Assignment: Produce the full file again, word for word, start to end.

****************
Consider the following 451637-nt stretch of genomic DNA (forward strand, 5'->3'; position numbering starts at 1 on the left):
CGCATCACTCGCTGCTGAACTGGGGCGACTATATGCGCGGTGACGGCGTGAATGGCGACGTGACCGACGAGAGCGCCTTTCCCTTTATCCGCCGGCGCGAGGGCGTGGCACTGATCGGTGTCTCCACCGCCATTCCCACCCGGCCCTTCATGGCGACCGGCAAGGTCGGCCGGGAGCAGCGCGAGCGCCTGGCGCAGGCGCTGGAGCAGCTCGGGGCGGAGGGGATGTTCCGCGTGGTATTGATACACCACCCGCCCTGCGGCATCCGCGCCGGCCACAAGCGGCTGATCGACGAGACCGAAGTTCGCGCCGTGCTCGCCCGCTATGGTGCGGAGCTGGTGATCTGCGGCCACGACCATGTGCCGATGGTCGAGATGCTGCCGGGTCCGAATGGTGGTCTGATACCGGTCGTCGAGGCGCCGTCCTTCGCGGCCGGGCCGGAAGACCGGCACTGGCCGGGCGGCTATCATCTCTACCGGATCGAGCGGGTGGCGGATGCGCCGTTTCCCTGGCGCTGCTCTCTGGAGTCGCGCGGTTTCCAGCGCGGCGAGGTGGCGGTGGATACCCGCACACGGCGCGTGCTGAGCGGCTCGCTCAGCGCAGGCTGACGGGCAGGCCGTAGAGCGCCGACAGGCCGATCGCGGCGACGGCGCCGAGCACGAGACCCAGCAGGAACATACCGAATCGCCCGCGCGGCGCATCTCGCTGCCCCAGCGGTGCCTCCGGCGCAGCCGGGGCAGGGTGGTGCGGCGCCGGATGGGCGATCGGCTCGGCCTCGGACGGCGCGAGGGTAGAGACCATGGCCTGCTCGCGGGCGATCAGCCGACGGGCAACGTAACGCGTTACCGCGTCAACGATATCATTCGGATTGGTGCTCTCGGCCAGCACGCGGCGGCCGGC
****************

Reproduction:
Consider the following 451637-nt stretch of genomic DNA (forward strand, 5'->3'; position numbering starts at 1 on the left):
CGCATCACTCGCTGCTGAACTGGGGCGACTATATGCGCGGTGACGGCGTGAATGGCGACGTGACCGACGAGAGCGCCTTTCCCTTTATCCGCCGGCGCGAGGGCGTGGCACTGATCGGTGTCTCCACCGCCATTCCCACCCGGCCCTTCATGGCGACCGGCAAGGTCGGCCGGGAGCAGCGCGAGCGCCTGGCGCAGGCGCTGGAGCAGCTCGGGGCGGAGGGGATGTTCCGCGTGGTATTGATACACCACCCGCCCTGCGGCATCCGCGCCGGCCACAAGCGGCTGATCGACGAGACCGAAGTTCGCGCCGTGCTCGCCCGCTATGGTGCGGAGCTGGTGATCTGCGGCCACGACCATGTGCCGATGGTCGAGATGCTGCCGGGTCCGAATGGTGGTCTGATACCGGTCGTCGAGGCGCCGTCCTTCGCGGCCGGGCCGGAAGACCGGCACTGGCCGGGCGGCTATCATCTCTACCGGATCGAGCGGGTGGCGGATGCGCCGTTTCCCTGGCGCTGCTCTCTGGAGTCGCGCGGTTTCCAGCGCGGCGAGGTGGCGGTGGATACCCGCACACGGCGCGTGCTGAGCGGCTCGCTCAGCGCAGGCTGACGGGCAGGCCGTAGAGCGCCGACAGGCCGATCGCGGCGACGGCGCCGAGCACGAGACCCAGCAGGAACATACCGAATCGCCCGCGCGGCGCATCTCGCTGCCCCAGCGGTGCCTCCGGCGCAGCCGGGGCAGGGTGGTGCGGCGCCGGATGGGCGATCGGCTCGGCCTCGGACGGCGCGAGGGTAGAGACCATGGCCTGCTCGCGGGCGATCAGCCGACGGGCAACGTAACGCGTTACCGCGTCAACGATATCATTCGGATTGGTGCTCTCGGCCAGCACGCGGCGGCCGGC